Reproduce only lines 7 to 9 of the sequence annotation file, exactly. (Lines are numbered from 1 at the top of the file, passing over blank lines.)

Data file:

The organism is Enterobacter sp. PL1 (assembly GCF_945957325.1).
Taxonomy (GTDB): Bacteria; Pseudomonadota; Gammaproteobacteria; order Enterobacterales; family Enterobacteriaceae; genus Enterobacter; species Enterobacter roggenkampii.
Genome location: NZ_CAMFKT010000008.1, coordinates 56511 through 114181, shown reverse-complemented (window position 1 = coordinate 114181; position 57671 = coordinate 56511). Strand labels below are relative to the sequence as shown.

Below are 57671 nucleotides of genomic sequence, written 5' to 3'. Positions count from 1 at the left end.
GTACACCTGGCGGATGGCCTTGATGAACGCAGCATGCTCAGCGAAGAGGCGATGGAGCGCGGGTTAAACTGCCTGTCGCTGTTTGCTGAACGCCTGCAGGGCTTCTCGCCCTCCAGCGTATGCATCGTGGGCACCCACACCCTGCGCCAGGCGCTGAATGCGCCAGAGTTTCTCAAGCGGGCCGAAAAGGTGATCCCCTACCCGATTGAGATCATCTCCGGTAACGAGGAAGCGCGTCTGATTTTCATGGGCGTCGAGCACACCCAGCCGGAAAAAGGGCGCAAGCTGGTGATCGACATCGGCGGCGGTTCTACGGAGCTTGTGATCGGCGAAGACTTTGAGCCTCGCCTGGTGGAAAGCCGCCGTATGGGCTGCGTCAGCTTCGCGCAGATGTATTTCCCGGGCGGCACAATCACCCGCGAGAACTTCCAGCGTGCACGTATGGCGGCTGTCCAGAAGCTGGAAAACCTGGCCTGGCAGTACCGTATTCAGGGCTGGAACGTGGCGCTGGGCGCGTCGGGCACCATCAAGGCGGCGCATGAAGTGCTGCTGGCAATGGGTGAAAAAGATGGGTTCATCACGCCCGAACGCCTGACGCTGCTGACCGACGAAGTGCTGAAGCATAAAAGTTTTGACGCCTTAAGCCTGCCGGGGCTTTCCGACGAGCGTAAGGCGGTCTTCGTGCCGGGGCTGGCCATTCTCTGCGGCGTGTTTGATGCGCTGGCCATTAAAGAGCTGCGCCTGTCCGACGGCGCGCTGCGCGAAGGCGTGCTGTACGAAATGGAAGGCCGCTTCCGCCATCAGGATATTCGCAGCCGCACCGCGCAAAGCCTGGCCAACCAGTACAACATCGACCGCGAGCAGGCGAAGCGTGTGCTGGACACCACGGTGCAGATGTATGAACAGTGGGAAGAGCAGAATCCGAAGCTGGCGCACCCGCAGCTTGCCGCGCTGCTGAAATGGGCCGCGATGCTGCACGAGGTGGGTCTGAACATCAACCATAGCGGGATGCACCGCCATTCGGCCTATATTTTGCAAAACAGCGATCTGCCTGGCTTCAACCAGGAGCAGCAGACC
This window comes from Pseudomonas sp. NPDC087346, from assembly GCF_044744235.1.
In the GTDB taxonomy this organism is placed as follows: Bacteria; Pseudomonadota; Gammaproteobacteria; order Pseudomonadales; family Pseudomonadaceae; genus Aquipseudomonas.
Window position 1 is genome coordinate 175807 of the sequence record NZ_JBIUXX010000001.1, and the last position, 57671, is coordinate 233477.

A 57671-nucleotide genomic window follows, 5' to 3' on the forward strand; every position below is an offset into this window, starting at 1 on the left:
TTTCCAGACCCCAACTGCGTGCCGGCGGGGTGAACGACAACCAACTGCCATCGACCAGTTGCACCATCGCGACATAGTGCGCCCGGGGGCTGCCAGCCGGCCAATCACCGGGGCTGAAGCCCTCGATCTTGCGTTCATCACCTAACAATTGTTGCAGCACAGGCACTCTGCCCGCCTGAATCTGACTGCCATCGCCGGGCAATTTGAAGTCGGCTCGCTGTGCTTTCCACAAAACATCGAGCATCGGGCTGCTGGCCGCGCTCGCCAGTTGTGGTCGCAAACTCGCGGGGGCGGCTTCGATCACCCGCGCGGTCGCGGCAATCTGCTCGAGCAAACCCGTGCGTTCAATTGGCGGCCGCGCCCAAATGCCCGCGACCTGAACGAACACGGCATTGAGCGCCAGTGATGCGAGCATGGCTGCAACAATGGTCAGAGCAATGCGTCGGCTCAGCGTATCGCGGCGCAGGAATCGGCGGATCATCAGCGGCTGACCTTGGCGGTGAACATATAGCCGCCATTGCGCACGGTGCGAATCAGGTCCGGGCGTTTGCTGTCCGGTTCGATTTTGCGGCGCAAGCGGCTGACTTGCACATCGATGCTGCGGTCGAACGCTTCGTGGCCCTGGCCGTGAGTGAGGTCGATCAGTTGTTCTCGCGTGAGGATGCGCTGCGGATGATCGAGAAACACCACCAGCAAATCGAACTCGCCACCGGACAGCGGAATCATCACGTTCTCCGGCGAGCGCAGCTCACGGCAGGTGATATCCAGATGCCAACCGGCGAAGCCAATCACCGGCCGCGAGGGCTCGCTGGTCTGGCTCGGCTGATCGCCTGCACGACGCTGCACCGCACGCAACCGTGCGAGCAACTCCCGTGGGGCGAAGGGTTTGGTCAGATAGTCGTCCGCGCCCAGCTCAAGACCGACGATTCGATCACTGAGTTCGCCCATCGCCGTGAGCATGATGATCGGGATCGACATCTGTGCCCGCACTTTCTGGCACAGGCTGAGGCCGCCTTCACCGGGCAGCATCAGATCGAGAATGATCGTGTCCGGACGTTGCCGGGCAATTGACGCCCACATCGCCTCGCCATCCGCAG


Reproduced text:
In the GTDB taxonomy this organism is placed as follows: Bacteria; Pseudomonadota; Gammaproteobacteria; order Pseudomonadales; family Pseudomonadaceae; genus Aquipseudomonas.
Window position 1 is genome coordinate 175807 of the sequence record NZ_JBIUXX010000001.1, and the last position, 57671, is coordinate 233477.

A 57671-nucleotide genomic window follows, 5' to 3' on the forward strand; every position below is an offset into this window, starting at 1 on the left: